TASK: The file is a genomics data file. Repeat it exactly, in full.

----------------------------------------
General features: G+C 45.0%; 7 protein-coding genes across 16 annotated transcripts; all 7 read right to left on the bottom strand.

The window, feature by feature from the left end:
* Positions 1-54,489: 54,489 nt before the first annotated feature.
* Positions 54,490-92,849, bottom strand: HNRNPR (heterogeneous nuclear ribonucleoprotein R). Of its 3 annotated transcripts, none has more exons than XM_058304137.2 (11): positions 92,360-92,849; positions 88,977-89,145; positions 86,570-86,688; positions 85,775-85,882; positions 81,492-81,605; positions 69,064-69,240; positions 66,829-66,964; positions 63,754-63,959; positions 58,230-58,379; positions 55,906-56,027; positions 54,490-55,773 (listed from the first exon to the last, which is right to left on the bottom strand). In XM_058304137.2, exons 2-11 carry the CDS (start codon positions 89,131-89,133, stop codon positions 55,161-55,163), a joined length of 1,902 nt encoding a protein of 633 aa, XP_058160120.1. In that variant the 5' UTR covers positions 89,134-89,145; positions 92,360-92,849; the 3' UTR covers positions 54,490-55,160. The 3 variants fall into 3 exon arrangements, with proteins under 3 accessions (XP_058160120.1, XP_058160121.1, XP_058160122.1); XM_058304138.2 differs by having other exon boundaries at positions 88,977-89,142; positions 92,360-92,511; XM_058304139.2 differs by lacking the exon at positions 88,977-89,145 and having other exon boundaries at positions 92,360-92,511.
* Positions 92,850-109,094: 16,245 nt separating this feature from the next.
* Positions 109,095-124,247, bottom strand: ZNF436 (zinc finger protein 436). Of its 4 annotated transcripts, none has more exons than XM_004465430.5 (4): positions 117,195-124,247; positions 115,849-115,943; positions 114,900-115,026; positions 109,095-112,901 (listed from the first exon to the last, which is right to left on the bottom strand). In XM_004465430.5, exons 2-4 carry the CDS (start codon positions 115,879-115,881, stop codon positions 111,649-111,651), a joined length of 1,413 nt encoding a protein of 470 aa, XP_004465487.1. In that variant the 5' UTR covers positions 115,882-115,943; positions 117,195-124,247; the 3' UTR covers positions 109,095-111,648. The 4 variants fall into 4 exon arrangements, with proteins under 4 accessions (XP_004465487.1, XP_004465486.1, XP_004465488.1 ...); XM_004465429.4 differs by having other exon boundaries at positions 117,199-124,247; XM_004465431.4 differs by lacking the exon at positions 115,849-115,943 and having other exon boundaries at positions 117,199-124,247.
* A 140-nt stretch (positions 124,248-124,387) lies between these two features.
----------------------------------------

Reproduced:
General features: G+C 45.0%; 7 protein-coding genes across 16 annotated transcripts; all 7 read right to left on the bottom strand.

The window, feature by feature from the left end:
* Positions 1-54,489: 54,489 nt before the first annotated feature.
* Positions 54,490-92,849, bottom strand: HNRNPR (heterogeneous nuclear ribonucleoprotein R). Of its 3 annotated transcripts, none has more exons than XM_058304137.2 (11): positions 92,360-92,849; positions 88,977-89,145; positions 86,570-86,688; positions 85,775-85,882; positions 81,492-81,605; positions 69,064-69,240; positions 66,829-66,964; positions 63,754-63,959; positions 58,230-58,379; positions 55,906-56,027; positions 54,490-55,773 (listed from the first exon to the last, which is right to left on the bottom strand). In XM_058304137.2, exons 2-11 carry the CDS (start codon positions 89,131-89,133, stop codon positions 55,161-55,163), a joined length of 1,902 nt encoding a protein of 633 aa, XP_058160120.1. In that variant the 5' UTR covers positions 89,134-89,145; positions 92,360-92,849; the 3' UTR covers positions 54,490-55,160. The 3 variants fall into 3 exon arrangements, with proteins under 3 accessions (XP_058160120.1, XP_058160121.1, XP_058160122.1); XM_058304138.2 differs by having other exon boundaries at positions 88,977-89,142; positions 92,360-92,511; XM_058304139.2 differs by lacking the exon at positions 88,977-89,145 and having other exon boundaries at positions 92,360-92,511.
* Positions 92,850-109,094: 16,245 nt separating this feature from the next.
* Positions 109,095-124,247, bottom strand: ZNF436 (zinc finger protein 436). Of its 4 annotated transcripts, none has more exons than XM_004465430.5 (4): positions 117,195-124,247; positions 115,849-115,943; positions 114,900-115,026; positions 109,095-112,901 (listed from the first exon to the last, which is right to left on the bottom strand). In XM_004465430.5, exons 2-4 carry the CDS (start codon positions 115,879-115,881, stop codon positions 111,649-111,651), a joined length of 1,413 nt encoding a protein of 470 aa, XP_004465487.1. In that variant the 5' UTR covers positions 115,882-115,943; positions 117,195-124,247; the 3' UTR covers positions 109,095-111,648. The 4 variants fall into 4 exon arrangements, with proteins under 4 accessions (XP_004465487.1, XP_004465486.1, XP_004465488.1 ...); XM_004465429.4 differs by having other exon boundaries at positions 117,199-124,247; XM_004465431.4 differs by lacking the exon at positions 115,849-115,943 and having other exon boundaries at positions 117,199-124,247.
* A 140-nt stretch (positions 124,248-124,387) lies between these two features.